On June 1, 1999, Shawn Fanning launched Napster, a service that allowed computer owners to easily share music files across the internet. Within a few months of its launch, 4 million songs were in circulation and in less than a year, more than 20 million people had downloaded the program. Napster’s rapid growth is not typical, especially given the need to establish a community of users before there was any real value. Napster exhibited strong direct network effects and had the potential to create very strong indirect network effects.
Napster was in the distribution business. If potential music customers wanted to purchase new songs or albums, they would have to leave the comfort of their homes, drive to a record store, and pay for a physical object that stored digital content. Napster completely flipped that model on its head by taking advantage of relatively new technologies including MP3 music files and Peer 2 Peer (P2P) networks. Individuals would download the Napster program and tell it where to find music files on their computers. The program would then make those files available to everyone on the network and also provide the new user with the ability to easily search for and download music content not on his/her computer.
Chicken or the Egg
Unlike other community-based products/applications that struggle to add value when usage is low, Napster’s music service provided significant value in its early stages. You could imagine being connected with only one or two friends and still finding the service to be incredibly useful, assuming you didn’t have identical music libraries. Also, users did not only serve as consumers, but they were simultaneously the suppliers (ignoring musicians for a moment). Napster was able to take advantage of two factors that reduced significantly reduced friction for new users. The first is that users either already had digital music on their computers or could easily convert their physical media to digital format. The second is that users could quickly reap the benefits of the application without contributing anything.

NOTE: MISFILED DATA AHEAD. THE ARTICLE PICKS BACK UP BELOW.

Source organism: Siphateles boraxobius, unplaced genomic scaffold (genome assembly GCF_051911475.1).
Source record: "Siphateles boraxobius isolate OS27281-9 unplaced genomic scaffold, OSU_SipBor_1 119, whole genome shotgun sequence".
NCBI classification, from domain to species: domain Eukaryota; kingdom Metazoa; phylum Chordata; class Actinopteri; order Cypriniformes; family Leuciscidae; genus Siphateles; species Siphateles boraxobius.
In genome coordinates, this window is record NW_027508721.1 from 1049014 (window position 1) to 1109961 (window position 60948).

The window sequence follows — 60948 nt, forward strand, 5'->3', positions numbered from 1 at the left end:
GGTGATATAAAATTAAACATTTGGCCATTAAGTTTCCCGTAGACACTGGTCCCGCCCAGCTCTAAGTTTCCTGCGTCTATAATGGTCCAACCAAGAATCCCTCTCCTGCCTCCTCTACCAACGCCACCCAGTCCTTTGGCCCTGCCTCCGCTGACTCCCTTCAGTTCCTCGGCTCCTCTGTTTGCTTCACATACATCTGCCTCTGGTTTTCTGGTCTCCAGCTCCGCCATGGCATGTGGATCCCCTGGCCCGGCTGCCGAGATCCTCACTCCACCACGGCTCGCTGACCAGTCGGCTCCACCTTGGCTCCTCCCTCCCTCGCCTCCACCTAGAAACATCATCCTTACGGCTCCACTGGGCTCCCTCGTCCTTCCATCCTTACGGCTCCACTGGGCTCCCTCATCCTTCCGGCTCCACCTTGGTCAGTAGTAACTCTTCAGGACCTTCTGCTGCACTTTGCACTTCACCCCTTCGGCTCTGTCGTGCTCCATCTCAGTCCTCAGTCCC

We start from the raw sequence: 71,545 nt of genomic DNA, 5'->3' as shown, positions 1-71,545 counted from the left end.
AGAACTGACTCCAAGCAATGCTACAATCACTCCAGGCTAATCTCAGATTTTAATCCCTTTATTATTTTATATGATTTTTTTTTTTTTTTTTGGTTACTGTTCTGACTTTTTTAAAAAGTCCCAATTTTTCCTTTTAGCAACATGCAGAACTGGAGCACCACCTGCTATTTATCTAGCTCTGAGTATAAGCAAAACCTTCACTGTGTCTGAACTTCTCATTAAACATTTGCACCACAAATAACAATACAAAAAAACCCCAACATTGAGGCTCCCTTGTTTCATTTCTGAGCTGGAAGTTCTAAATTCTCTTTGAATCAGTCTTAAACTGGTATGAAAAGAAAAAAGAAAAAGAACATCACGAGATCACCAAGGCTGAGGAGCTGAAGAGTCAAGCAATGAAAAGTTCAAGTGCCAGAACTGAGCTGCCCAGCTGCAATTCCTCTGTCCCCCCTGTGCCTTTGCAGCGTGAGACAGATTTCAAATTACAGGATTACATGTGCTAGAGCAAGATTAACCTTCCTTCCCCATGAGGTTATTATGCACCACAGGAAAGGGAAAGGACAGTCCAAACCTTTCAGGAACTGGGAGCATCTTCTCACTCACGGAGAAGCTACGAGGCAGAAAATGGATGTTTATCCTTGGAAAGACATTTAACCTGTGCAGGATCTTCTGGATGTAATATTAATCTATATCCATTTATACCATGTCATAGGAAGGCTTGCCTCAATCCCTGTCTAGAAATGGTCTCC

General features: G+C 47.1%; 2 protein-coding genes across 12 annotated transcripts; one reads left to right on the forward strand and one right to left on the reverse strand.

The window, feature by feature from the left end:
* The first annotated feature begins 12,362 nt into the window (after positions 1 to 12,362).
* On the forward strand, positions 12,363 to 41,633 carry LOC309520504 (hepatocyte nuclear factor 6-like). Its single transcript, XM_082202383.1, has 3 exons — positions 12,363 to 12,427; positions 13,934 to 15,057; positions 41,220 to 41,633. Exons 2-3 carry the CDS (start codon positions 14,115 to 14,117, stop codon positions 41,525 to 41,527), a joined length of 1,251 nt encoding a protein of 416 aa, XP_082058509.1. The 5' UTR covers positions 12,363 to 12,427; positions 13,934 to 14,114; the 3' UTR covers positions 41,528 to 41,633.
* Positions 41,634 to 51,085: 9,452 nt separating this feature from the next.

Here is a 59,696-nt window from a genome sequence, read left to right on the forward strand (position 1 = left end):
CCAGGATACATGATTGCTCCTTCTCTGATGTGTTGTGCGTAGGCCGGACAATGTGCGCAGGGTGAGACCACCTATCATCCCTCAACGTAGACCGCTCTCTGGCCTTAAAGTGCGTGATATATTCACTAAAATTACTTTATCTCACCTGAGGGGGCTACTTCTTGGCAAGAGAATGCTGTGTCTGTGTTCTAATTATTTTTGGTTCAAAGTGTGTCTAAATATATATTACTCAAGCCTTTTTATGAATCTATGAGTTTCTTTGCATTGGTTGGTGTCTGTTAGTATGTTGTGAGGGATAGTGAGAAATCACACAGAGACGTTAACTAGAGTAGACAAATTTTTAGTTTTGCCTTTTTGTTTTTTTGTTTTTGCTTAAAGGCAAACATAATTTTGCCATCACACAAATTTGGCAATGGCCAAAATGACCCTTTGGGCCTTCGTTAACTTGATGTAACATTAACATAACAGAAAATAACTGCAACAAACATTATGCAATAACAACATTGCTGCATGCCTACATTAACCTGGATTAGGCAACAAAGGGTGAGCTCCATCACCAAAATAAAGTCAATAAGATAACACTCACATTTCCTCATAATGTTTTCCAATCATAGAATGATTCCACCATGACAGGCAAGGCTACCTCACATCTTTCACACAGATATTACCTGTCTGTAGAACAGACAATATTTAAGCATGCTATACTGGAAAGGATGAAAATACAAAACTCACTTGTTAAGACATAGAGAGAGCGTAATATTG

Napster provided a service that was superior to the alternatives is almost every way. Users could access their music quicker. Users could also choose from a larger catalogue of music relative to what was available at their favorite music store. And probably most important, the music was free (for those who weren’t sued). Incumbents did not anticipate this movement and to this day struggle with illegal downloads. The Napster service was so radically different than what the music business had become accustomed to that it was difficult for them to adapt. Looking back, it’s not clear what incumbents could have done other than worked with Napster to monetize the content. They, instead, chose the legal route.